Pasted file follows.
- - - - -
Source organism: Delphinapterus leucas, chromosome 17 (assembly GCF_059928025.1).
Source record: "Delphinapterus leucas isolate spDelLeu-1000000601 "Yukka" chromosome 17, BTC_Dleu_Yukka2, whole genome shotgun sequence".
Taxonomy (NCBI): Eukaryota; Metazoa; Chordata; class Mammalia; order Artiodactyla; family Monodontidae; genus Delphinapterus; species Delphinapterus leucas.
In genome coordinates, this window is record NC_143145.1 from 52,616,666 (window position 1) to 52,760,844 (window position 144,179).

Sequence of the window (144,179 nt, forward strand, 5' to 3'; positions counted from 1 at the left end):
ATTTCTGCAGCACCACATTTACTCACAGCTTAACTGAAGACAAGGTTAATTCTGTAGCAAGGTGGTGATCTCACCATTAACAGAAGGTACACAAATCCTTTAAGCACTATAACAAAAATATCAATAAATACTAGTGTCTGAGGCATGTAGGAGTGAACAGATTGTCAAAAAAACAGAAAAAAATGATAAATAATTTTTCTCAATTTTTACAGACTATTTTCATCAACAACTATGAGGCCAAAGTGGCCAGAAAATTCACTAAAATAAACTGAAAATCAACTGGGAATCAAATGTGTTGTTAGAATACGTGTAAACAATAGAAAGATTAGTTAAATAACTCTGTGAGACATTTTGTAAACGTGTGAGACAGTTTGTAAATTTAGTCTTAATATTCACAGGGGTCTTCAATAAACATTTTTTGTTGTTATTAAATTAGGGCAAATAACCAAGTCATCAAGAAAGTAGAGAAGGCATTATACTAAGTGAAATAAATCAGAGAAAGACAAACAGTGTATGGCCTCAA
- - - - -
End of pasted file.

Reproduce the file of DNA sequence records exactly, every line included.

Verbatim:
Source organism: Delphinapterus leucas, chromosome 17 (assembly GCF_059928025.1).
Source record: "Delphinapterus leucas isolate spDelLeu-1000000601 "Yukka" chromosome 17, BTC_Dleu_Yukka2, whole genome shotgun sequence".
Taxonomy (NCBI): Eukaryota; Metazoa; Chordata; class Mammalia; order Artiodactyla; family Monodontidae; genus Delphinapterus; species Delphinapterus leucas.
In genome coordinates, this window is record NC_143145.1 from 52,616,666 (window position 1) to 52,760,844 (window position 144,179).

Sequence of the window (144,179 nt, forward strand, 5' to 3'; positions counted from 1 at the left end):
ATTTCTGCAGCACCACATTTACTCACAGCTTAACTGAAGACAAGGTTAATTCTGTAGCAAGGTGGTGATCTCACCATTAACAGAAGGTACACAAATCCTTTAAGCACTATAACAAAAATATCAATAAATACTAGTGTCTGAGGCATGTAGGAGTGAACAGATTGTCAAAAAAACAGAAAAAAATGATAAATAATTTTTCTCAATTTTTACAGACTATTTTCATCAACAACTATGAGGCCAAAGTGGCCAGAAAATTCACTAAAATAAACTGAAAATCAACTGGGAATCAAATGTGTTGTTAGAATACGTGTAAACAATAGAAAGATTAGTTAAATAACTCTGTGAGACATTTTGTAAACGTGTGAGACAGTTTGTAAATTTAGTCTTAATATTCACAGGGGTCTTCAATAAACATTTTTTGTTGTTATTAAATTAGGGCAAATAACCAAGTCATCAAGAAAGTAGAGAAGGCATTATACTAAGTGAAATAAATCAGAGAAAGACAAACAGTGTATGGCCTCAA